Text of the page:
Most important to investors in the exchange companies themselves is the $375 million in potential savings that NYSE Group predicts for a combined entity.
If a combined company can pass the fruits of those savings on to the average investor — not to mention added ease in buying shares of foreign companies — we're all for it.

OK. If the company passes on the savings to the "average investor," who trades maybe three or four times a month, if he's very busy, that would mean savings of ..... goodness. My calculator can't quite count that low. He might be able to buy one more ham sandwich a week, maybe?

And as for the "ease of buying shares of foreign companies," let's just assume for a moment that that's true. Is that really a good thing?

Investors do a remarkably poor job of picking individual stocks, and are usually better off buying index funds, as has been demonstrated repeatedly and as was just pointed out in a fine new book. Overseas stocks are also major subjects of stock fraud. Heck, just look at the spams I get in my inbox every day, mainly from sure-thing Chinese companies.

No, there are plenty of closed end funds that are much better bets for investors than individual foreign stocks -- if bought at below-par premiums to NAV or, preferably, discounts.

Besides, it's anything but clear that the merger would do that. Business Week Online put it best: "In theory, at least, someday investors from any country could readily trade any security listed on any exchange." So in theory, maybe, someday investors will be able to invest poorly everywhere, and not just in the United States.

And then, of course, there is the issue of the trading floor. It may be abolished. Or maybe it won't be abolished. Who cares? As that book (which shall go nameless) described, such "market structure" issues have long been overemphasized by the media.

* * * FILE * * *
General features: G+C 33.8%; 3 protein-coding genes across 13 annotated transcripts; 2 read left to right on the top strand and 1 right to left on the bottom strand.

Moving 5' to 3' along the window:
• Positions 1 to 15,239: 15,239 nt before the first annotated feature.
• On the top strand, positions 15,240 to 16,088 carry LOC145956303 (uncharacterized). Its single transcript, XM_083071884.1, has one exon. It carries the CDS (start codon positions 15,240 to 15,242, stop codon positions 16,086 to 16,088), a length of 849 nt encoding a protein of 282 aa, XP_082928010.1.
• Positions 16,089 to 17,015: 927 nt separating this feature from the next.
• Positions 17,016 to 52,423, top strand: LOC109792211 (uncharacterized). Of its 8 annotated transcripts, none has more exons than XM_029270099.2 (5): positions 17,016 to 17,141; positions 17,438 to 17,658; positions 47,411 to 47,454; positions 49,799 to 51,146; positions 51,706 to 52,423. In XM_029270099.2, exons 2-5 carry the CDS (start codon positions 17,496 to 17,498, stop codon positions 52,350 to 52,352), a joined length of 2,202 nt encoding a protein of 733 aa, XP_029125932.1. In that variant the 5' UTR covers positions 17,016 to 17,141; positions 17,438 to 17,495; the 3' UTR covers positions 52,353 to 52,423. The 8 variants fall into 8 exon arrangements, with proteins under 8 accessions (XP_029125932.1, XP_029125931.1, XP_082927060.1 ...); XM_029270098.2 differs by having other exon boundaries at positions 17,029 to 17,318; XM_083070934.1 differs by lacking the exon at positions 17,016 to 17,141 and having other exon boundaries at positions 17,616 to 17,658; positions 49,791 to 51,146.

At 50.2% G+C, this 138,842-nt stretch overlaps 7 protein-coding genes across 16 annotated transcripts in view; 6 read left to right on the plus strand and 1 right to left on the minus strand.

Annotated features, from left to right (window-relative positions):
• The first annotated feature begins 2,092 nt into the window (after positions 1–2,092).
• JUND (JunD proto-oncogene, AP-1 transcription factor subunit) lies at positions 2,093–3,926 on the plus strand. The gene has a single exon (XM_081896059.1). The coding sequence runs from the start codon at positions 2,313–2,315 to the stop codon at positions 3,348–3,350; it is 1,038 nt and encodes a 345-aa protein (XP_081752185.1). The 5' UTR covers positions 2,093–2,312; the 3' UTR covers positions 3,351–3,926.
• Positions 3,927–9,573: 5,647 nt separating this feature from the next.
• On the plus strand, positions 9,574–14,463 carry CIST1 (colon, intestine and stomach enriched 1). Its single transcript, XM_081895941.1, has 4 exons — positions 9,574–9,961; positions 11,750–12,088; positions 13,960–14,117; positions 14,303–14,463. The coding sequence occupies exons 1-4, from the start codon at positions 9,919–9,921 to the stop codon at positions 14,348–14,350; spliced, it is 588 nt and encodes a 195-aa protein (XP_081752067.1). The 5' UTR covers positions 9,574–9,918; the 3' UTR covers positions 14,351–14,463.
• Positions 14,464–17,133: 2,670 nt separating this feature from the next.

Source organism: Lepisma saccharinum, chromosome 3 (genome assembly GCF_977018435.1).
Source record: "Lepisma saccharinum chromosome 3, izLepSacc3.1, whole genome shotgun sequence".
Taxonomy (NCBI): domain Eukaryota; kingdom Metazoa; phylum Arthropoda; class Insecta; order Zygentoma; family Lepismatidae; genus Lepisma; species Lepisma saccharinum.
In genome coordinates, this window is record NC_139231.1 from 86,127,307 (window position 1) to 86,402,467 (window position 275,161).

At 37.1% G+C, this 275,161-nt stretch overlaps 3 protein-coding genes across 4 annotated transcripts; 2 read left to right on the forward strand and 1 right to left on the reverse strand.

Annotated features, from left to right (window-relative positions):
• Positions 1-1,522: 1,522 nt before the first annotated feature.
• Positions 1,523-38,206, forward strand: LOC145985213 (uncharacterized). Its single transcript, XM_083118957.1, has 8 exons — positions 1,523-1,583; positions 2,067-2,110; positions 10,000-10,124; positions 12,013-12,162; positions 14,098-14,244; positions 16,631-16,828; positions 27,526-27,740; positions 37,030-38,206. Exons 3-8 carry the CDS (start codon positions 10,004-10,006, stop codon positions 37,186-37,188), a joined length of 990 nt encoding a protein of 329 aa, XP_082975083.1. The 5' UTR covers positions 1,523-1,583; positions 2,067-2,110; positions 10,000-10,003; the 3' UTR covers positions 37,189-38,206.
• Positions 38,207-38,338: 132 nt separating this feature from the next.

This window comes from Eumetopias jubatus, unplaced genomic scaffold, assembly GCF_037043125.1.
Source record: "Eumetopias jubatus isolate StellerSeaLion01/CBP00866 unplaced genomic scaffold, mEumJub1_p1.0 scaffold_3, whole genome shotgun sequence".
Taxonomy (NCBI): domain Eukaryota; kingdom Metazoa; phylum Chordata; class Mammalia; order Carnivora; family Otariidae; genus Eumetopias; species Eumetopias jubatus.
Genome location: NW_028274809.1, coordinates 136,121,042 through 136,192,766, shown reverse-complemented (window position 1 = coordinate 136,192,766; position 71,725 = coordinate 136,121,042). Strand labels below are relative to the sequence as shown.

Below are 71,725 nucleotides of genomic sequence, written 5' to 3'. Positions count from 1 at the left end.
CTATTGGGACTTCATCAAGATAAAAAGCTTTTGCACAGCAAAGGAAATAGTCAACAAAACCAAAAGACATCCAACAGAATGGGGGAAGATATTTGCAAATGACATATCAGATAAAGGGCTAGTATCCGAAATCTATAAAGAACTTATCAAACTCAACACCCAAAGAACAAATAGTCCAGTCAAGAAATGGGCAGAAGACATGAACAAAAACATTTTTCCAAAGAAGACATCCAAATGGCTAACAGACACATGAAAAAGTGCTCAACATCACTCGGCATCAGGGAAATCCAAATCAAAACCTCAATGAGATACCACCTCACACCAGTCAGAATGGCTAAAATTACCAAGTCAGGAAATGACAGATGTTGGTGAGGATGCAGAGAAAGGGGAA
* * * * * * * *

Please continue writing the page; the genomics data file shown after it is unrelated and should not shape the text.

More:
In summary I am theoretically, maybe, someday, underwhelmed by the whole thing. I sure wish that the media would show a bit less enthusiasm for a merger that is, from an investor standpoint, a total nonevent.

© 2006 Gary Weiss

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Wall Street Versus America was published by Penguin USA on April 6.
Click here for its Amazon.com listing and here for more information on the book, from my web site.

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Thursday, June 01, 2006

Some Thoughts on Enron

Salon.com has some thoughts on Enron -- and how we have forgotten its lessons -- by an author familiar to us all.

(Re one of the comments: after the ad appears for a few seconds, click on the "Enter Salon" link at the bottom.)

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Wall Street Versus America was published by Penguin USA on April 6.